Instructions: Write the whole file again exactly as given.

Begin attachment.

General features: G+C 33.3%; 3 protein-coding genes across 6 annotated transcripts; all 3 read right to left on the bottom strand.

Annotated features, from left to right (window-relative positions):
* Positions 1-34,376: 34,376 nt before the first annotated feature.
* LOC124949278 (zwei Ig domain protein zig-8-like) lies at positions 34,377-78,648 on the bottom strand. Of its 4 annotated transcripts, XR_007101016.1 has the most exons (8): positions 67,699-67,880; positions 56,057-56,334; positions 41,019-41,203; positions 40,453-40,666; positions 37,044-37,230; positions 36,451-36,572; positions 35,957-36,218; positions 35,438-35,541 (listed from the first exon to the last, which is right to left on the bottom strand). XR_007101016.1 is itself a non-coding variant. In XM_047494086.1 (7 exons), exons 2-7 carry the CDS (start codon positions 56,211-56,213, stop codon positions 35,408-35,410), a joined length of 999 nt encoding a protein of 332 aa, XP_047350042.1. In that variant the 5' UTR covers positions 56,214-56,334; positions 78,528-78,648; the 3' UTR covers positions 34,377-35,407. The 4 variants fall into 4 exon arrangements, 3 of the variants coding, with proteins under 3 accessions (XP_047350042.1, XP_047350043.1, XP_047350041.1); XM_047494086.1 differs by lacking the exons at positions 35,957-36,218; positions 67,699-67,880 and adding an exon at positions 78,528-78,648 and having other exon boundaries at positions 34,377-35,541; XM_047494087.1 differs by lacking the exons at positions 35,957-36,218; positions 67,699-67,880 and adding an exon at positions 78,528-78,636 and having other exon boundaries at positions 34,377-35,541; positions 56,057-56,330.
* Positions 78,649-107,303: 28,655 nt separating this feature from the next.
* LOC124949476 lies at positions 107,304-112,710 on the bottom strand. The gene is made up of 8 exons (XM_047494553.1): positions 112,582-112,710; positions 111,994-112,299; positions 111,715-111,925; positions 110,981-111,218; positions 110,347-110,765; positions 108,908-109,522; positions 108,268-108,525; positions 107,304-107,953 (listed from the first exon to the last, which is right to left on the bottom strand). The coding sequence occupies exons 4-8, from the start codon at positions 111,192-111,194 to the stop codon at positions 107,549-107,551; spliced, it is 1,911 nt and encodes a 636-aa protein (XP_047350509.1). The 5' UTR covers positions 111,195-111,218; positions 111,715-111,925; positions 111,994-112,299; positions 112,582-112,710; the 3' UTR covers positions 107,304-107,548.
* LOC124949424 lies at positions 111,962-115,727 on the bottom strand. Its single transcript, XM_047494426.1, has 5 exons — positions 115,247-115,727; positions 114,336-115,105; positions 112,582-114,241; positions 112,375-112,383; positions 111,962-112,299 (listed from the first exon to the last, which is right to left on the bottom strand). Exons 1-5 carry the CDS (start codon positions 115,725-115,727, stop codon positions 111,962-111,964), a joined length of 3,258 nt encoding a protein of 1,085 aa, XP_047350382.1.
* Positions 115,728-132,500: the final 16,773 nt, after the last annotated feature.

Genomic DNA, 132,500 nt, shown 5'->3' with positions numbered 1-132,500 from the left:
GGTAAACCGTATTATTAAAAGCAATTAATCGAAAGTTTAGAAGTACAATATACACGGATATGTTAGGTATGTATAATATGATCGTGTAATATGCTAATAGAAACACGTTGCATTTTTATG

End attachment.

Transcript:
General features: G+C 33.3%; 3 protein-coding genes across 6 annotated transcripts; all 3 read right to left on the bottom strand.

Annotated features, from left to right (window-relative positions):
* Positions 1-34,376: 34,376 nt before the first annotated feature.
* LOC124949278 (zwei Ig domain protein zig-8-like) lies at positions 34,377-78,648 on the bottom strand. Of its 4 annotated transcripts, XR_007101016.1 has the most exons (8): positions 67,699-67,880; positions 56,057-56,334; positions 41,019-41,203; positions 40,453-40,666; positions 37,044-37,230; positions 36,451-36,572; positions 35,957-36,218; positions 35,438-35,541 (listed from the first exon to the last, which is right to left on the bottom strand). XR_007101016.1 is itself a non-coding variant. In XM_047494086.1 (7 exons), exons 2-7 carry the CDS (start codon positions 56,211-56,213, stop codon positions 35,408-35,410), a joined length of 999 nt encoding a protein of 332 aa, XP_047350042.1. In that variant the 5' UTR covers positions 56,214-56,334; positions 78,528-78,648; the 3' UTR covers positions 34,377-35,407. The 4 variants fall into 4 exon arrangements, 3 of the variants coding, with proteins under 3 accessions (XP_047350042.1, XP_047350043.1, XP_047350041.1); XM_047494086.1 differs by lacking the exons at positions 35,957-36,218; positions 67,699-67,880 and adding an exon at positions 78,528-78,648 and having other exon boundaries at positions 34,377-35,541; XM_047494087.1 differs by lacking the exons at positions 35,957-36,218; positions 67,699-67,880 and adding an exon at positions 78,528-78,636 and having other exon boundaries at positions 34,377-35,541; positions 56,057-56,330.
* Positions 78,649-107,303: 28,655 nt separating this feature from the next.
* LOC124949476 lies at positions 107,304-112,710 on the bottom strand. The gene is made up of 8 exons (XM_047494553.1): positions 112,582-112,710; positions 111,994-112,299; positions 111,715-111,925; positions 110,981-111,218; positions 110,347-110,765; positions 108,908-109,522; positions 108,268-108,525; positions 107,304-107,953 (listed from the first exon to the last, which is right to left on the bottom strand). The coding sequence occupies exons 4-8, from the start codon at positions 111,192-111,194 to the stop codon at positions 107,549-107,551; spliced, it is 1,911 nt and encodes a 636-aa protein (XP_047350509.1). The 5' UTR covers positions 111,195-111,218; positions 111,715-111,925; positions 111,994-112,299; positions 112,582-112,710; the 3' UTR covers positions 107,304-107,548.
* LOC124949424 lies at positions 111,962-115,727 on the bottom strand. Its single transcript, XM_047494426.1, has 5 exons — positions 115,247-115,727; positions 114,336-115,105; positions 112,582-114,241; positions 112,375-112,383; positions 111,962-112,299 (listed from the first exon to the last, which is right to left on the bottom strand). Exons 1-5 carry the CDS (start codon positions 115,725-115,727, stop codon positions 111,962-111,964), a joined length of 3,258 nt encoding a protein of 1,085 aa, XP_047350382.1.
* Positions 115,728-132,500: the final 16,773 nt, after the last annotated feature.

Genomic DNA, 132,500 nt, shown 5'->3' with positions numbered 1-132,500 from the left:
GGTAAACCGTATTATTAAAAGCAATTAATCGAAAGTTTAGAAGTACAATATACACGGATATGTTAGGTATGTATAATATGATCGTGTAATATGCTAATAGAAACACGTTGCATTTTTATG